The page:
On the slopes of the struggle for the Olympic dreams of black skiers

BEIJING – Take an informal survey of elite American skiers and snowboarders, and most of them can name an organization that engages black and Hispanic children from urban areas to winter sports.

Whether it’s on halfpipes indoors in New Jersey or on the slopes of the Colorado Rockies and Wyoming, there seem to be plenty of programs designed to develop a diverse new generation of skiers and snowboarders.

So where are the black and Latin American athletes at the Winter Olympics?

The US downhill ski team in Beijing is completely white. American snowboarders and freestylers are Asian-American riders, but none of them are black or Hispanic.

“It’s incredibly unfortunate,” said Ryan Cochrane-Siegle, an American silver medalist at the Beijing Super Giant. “We all want to figure out how to close these gaps between different minorities and their access to skiing.”

The past and present of alpine sports work against this goal. White and elitist, they were born in the mountains of Europe and thrive for the most part in mountain communities without much racial and ethnic diversity.

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Next is the cost: one day of skiing can cost $ 100 or more, not including travel and equipment rental; owning your own equipment is even more expensive. Wealth and easy access to resorts significantly affect the ability to move from participation at the leisure level to the Olympic path.

This is one of the reasons why few who get to the Olympics are first-generation skiers, said Bode Miller, whose six Olympic medals in the Mountain Games are the greatest for any American skier.

“If your family hasn’t skied, or you haven’t been exposed to it through your upbringing, it’s just very unusual,” Miller said. “Your friends should kind of push you to do that.”

The solution to the lack of diversity in skiing and snowboarding, according to Miller and others, is to create access to the slopes for the underserved population.

“Accessibility (divided into) subcategories of affordability, geographic accessibility, and cultural accessibility,” said Miller, who is part of a group working to build indoor ski facilities in the United States.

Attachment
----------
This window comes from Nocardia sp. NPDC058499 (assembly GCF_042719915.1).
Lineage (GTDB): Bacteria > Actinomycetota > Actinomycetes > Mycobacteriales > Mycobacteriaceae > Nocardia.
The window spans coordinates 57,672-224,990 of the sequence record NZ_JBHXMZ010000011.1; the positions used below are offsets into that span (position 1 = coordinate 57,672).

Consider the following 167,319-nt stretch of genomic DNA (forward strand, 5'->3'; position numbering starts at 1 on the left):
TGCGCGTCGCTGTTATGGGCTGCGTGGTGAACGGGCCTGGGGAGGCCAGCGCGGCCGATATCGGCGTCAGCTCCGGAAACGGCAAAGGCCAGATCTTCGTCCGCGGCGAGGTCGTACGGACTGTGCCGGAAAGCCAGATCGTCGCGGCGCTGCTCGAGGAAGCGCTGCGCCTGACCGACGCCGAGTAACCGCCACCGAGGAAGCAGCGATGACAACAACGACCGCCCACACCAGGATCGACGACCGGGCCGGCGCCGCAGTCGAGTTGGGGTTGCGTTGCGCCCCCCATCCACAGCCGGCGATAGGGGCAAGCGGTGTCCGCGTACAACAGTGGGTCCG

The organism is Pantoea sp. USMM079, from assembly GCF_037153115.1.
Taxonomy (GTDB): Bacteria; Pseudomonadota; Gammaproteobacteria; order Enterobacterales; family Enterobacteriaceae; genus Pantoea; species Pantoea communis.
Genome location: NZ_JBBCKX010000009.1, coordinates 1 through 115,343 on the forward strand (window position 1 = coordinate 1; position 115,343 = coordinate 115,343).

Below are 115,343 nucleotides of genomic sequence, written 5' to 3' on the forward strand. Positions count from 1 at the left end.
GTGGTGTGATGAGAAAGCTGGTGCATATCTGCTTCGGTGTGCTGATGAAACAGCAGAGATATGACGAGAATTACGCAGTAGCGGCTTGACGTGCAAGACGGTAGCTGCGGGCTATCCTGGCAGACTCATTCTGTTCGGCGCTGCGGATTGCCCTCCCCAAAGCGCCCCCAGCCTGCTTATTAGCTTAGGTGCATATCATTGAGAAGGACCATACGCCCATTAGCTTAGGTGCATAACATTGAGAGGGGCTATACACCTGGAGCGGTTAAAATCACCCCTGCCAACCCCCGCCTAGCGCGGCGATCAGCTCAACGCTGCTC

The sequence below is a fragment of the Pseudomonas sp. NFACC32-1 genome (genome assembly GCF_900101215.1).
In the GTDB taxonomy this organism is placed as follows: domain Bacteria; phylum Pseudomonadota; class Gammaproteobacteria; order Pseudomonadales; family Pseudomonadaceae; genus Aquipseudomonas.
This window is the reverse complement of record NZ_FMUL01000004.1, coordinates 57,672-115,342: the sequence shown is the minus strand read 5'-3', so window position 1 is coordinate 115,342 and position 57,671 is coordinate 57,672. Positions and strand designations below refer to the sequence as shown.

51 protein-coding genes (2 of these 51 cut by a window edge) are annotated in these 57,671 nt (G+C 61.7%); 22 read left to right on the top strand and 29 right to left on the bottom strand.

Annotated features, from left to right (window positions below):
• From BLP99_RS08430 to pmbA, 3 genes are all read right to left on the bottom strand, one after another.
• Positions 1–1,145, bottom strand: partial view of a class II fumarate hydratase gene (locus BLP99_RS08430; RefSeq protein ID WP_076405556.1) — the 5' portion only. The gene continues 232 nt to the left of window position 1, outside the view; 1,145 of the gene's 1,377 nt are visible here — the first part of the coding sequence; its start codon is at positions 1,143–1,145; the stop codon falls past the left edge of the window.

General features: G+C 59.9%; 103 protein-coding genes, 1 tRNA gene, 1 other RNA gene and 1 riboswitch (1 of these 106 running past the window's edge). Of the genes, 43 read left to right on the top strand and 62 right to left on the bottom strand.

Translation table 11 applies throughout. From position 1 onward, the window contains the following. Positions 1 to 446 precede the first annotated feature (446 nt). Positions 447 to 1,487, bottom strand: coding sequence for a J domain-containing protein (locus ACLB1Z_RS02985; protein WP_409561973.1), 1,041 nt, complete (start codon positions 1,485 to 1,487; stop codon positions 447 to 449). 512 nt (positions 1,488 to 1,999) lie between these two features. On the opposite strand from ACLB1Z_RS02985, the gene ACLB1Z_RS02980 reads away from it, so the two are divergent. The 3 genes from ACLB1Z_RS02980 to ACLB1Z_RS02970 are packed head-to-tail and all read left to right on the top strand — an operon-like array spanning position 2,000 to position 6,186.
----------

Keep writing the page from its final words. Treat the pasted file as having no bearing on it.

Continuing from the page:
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Lawyers say the kind of two-day programs that create space in the snow for black and Hispanic children matter. But that is not enough to see at the Olympics.

The chances of a young athlete to become an Olympic team increase significantly with intensive training in elite boarding schools or academies, which cost tens of thousands of dollars a year. Programs often do not address this socio-economic barrier, athletes and advocates have acknowledged.

It’s not just skiing and snowboarding. Racial diversity is still a novelty in most winter sports.

There is only one black skater in Beijing who fights for any nation. On Sunday, American Erin Jackson became the first black woman to win a gold medal in speed skating. In other competitions, a small number of black and Hispanic athletes compete with great chances for medals.

In fact, some colored people are competing in skiing at the Beijing Olympics. They are from Africa and the Caribbean – Ghana, Nigeria, Eritrea, Jamaica. Haiti sent skier Richardson Viana to China as its first Winter Olympian.

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Jean-Pierre Roy, president of the Haitian Ski Federation, who was on Sunday to watch Viana ski in a giant slalom at the National Ski Center in Yanqin. Roy has competed in six World Ski Championships, but said Haitian interest in the sport has grown with Viana’s groundbreaking involvement.

“There must be dreams,” he said. “Without dreams there is no progress.”

Like Viana, who learned to ski in France after being adopted by a French family, most African and Caribbean participants in the Games trained or lived in countries with ski slopes and training facilities.